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Renée Zellweger plays Anne Montgomery, the super-rich villain.Adam Rose/Netflix/Courtesy of Netflix

Time was, a person could find a nice personal indulgence on TV; a potboiler soap-opera with glamorous skulduggery, dramatic OMG twists and implausible but satisfying turns. Lavish sets and dark secrets were part of it. Watching competent actors eat the scenery was part of it, too.

Then the economic infrastructure of network TV started to crumble. It became too expensive to run 22 episodes a season. The audience’s attention span changed, too. Ten to 13 episodes became the norm. One of the last of the old-school soaps was Revenge on ABC, in which Emily Thorne (Canadian Emily VanCamp), plotted payback against a superrich family that destroyed her father’s life and career. Loosely based on The Count of Monte Cristo, it kind of imploded eventually, undone by strung-out storylines. Another example is How to Get Away with Murder, which came in 15-episode seasons and kept the storytelling brazenly twisted but tight.

What/If (streams on Netflix) is a new, masterful hybrid of the old-school soaper and neo-tawdry mystery. It’s cheesy but please-y in its rabid insistence on outrageous melodrama.

Blake Jenner plays Sean and Jane Levy plays Lisa.Saeed Adyan/Courtesy of Netflix

The villain is a superrich woman, one Anne Montgomery (Renée Zellweger), a woman so ruthless she can demand to spend the night with the hunky husband of a young woman, Lisa (Jane Levy) who desperately needs some of Anne’s cash. That’s just the start. Naturally, Lisa sets out to destroy Anne and, well, save her marriage and her company. That means one hot mess of trouble and the terrible secrets from the past will come tumbling down.

We meet Anne in her icily beautiful apartment while she trims the bonsai and is talking into a tape reorder. She’s recording her thoughts for what will be a bestselling manifesto about the pure beauty of ruthlessness. “Assert your authority over chance,” Anne says. She also advises against accepting “lesser people’s moral agendas.” Then there’s a storm. Literally, it’s a dark and stormy night.

Next, the drama shifts to the situation of Lisa, a young and idealistic scientist, owner of a start-up pharma company. All she wants to do is save kids who have leukemia, but her company is broke and needs funding. Trouble is, nobody is interested in her idealism. Lisa’s husband Sean (Blake Jenner from Glee) is working as a bartender by night and paramedic by day, and recovering from the disappointment of failing as a pro baseball player. He’s super, super supportive of Lisa. Of course he is. She’s super nice.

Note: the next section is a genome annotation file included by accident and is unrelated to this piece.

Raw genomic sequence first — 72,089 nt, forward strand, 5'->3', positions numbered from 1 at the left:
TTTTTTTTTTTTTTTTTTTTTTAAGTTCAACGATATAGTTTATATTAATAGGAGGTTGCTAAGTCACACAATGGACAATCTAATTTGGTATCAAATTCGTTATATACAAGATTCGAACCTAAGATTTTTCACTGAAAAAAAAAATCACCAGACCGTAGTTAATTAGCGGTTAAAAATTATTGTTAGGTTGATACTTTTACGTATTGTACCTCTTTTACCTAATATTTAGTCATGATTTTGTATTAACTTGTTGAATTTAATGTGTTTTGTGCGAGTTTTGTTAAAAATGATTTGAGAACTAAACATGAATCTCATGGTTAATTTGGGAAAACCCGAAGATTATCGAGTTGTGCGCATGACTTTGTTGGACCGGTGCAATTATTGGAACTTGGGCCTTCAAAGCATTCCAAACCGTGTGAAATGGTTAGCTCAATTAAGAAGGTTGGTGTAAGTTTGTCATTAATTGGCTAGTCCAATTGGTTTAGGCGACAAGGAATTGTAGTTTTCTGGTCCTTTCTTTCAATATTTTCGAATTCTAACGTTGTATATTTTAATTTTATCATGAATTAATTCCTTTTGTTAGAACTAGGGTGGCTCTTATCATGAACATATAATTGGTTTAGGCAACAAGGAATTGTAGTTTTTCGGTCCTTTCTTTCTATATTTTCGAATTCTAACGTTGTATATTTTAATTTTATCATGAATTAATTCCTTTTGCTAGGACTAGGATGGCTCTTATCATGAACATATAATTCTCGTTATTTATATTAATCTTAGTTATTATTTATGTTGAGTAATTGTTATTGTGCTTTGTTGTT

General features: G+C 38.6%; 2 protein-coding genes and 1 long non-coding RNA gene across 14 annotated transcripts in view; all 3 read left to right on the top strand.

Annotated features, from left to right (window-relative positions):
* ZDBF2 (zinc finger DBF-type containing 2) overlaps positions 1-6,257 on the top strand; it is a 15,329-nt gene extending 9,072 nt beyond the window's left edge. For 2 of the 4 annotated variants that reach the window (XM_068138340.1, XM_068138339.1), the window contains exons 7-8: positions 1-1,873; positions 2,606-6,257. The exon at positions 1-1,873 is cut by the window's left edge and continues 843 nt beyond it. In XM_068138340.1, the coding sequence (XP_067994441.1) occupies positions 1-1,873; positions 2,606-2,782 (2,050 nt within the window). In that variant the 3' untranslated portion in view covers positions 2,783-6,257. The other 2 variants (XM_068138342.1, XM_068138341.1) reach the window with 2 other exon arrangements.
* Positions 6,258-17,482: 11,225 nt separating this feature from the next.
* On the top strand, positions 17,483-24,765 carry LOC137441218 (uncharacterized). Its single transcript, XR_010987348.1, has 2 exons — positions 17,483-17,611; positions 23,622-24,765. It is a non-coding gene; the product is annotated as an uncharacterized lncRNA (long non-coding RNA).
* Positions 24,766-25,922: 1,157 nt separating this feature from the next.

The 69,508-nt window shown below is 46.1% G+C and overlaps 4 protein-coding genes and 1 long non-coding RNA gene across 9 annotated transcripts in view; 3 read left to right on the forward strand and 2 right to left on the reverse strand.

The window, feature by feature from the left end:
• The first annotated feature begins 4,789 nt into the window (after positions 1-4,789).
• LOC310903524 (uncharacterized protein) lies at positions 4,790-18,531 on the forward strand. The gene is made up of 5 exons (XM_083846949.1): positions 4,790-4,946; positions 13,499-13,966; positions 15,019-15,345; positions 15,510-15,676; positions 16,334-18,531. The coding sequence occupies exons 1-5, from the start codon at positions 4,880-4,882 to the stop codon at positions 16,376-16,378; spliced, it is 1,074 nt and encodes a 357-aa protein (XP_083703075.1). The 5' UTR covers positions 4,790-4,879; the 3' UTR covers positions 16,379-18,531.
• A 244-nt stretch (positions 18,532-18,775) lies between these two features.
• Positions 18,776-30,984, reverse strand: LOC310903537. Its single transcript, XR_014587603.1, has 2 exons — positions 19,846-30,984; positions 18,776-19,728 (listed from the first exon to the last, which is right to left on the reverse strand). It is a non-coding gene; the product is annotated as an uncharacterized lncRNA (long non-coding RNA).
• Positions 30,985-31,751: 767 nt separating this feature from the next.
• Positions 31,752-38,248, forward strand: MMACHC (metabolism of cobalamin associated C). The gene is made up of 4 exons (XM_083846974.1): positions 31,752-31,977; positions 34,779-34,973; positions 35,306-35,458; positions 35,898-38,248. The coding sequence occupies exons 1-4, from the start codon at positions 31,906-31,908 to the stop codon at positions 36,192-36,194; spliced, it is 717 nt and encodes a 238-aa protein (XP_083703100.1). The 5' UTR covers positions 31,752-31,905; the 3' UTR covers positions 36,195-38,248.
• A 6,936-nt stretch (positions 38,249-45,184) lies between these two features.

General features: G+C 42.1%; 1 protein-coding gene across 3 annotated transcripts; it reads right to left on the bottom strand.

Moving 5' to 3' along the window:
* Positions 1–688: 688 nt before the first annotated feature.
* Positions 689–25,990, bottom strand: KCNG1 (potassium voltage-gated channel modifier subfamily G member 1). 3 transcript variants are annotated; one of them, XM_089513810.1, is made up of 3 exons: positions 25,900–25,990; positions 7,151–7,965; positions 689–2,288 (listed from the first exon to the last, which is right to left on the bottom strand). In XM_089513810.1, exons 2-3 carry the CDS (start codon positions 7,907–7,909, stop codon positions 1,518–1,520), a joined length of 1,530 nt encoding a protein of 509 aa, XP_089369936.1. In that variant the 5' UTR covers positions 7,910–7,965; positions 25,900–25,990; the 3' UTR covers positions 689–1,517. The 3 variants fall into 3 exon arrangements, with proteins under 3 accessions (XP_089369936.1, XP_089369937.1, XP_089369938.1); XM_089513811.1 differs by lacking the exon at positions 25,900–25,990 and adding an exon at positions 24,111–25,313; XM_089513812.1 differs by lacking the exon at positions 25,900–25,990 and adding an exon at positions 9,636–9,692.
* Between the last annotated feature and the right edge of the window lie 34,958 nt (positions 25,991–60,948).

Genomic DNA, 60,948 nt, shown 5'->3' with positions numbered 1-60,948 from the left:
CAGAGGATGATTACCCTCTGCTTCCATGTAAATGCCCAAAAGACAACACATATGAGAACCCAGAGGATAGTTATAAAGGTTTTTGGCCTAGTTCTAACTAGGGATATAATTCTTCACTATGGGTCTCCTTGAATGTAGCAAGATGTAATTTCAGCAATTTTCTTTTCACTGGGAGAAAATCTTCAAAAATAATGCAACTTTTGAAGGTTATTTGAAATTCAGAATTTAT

So, anyway, Anne turns up at the bar where Sean works and gives him the sort of lip-smacking look that could get a person arrested. She’s interested in backing Lisa’s company, but wonders if Lisa is willing to put everything on the line for her company, specifically, is Lisa willing to give her husband to Anne. Yep, this story is like that old movie Indecent Proposal, but here the older rich character who arrogantly wants to pay for time with someone’s spouse, is a woman!

One thing leads to another and Lisa freaks out. She makes a mad dash to Anne’s icily beautiful apartment and, you’ll never guess, but it’s a dark and stormy night when this happens. There are various subplots boiling in the pot, too. One of Lisa’s friends is having a torrid affair with a surgeon. Sean does some heroic stuff and gets into the academy for firefighters but, it turns out, the real reason for his failure in baseball has been hidden and somebody now wants to blackmail him.

Zellweger overcooks her role as the cold-blooded capitalist fiend and marriage-wrecker.Adam Rose/Netflix/Courtesy of Netflix

What makes What/If tolerable as escapist/outrageous entertainment is the ceaseless addition of one twisted storyline after another. Also, the intriguing fact that the callous miscreant is a woman. How could a woman do this terrible deed to another one? Just watch her. Anne’s more vicious and cutthroat than any man. She wants another woman’s husband, is all.

The role of cold-blooded capitalist fiend and marriage-wrecker does not come naturally to Zellweger. To make the role function as entertainment she’s obliged to overcook the material in every scene. And she does. You watch while rolling your eyes but savouring the cheesiness if it all.

What/If is 10 episodes long and was created by Mike Kelley, who also created Revenge almost a decade ago. His skill in gothic soap-opera skulduggery is intact. You watch What/If and from the first scene you’re thinking, “This is going to get crazy.” And you join the ride.

Also airing this weekend

Meghan and Harry: A Royal Baby Story Sunday, CBC 9 p.m.) promises, “A profile of the royal couple, including insight from those who have worked in the royal household, royal commentators who have followed their every move and a special appearance from Meghan’s half-sister, Samantha.” That’s a whole other soap opera.

Game of Thrones: The Last Watch (Sunday, Crave/HBO 9 p.m.) is an inside account of the making of the final season of GoT. British filmmaker Jeanie Finlay spent a year “embedded” on the set and now reveals the how and why of the tangled mess that turned out the way it did.

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